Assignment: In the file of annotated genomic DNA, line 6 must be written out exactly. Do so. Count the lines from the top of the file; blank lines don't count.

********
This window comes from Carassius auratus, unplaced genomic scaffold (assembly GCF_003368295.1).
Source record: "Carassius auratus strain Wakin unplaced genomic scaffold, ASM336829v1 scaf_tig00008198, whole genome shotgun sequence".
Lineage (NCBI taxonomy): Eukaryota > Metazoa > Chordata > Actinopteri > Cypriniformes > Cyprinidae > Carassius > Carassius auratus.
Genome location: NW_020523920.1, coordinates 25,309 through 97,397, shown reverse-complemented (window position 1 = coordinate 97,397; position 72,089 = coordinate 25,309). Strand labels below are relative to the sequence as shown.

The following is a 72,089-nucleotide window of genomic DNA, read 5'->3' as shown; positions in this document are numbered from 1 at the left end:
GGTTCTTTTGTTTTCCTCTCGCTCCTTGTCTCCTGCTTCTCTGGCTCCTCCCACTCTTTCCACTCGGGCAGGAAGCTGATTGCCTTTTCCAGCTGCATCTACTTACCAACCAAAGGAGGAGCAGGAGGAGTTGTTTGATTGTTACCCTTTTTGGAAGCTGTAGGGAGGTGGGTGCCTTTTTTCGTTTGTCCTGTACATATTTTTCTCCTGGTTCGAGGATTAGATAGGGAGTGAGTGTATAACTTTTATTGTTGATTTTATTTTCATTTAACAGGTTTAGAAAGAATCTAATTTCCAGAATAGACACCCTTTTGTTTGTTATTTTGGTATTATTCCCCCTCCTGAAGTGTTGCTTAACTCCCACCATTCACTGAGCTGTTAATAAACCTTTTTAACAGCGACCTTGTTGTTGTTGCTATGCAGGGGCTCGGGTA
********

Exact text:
GGTTCTTTTGTTTTCCTCTCGCTCCTTGTCTCCTGCTTCTCTGGCTCCTCCCACTCTTTCCACTCGGGCAGGAAGCTGATTGCCTTTTCCAGCTGCATCTACTTACCAACCAAAGGAGGAGCAGGAGGAGTTGTTTGATTGTTACCCTTTTTGGAAGCTGTAGGGAGGTGGGTGCCTTTTTTCGTTTGTCCTGTACATATTTTTCTCCTGGTTCGAGGATTAGATAGGGAGTGAGTGTATAACTTTTATTGTTGATTTTATTTTCATTTAACAGGTTTAGAAAGAATCTAATTTCCAGAATAGACACCCTTTTGTTTGTTATTTTGGTATTATTCCCCCTCCTGAAGTGTTGCTTAACTCCCACCATTCACTGAGCTGTTAATAAACCTTTTTAACAGCGACCTTGTTGTTGTTGCTATGCAGGGGCTCGGGTA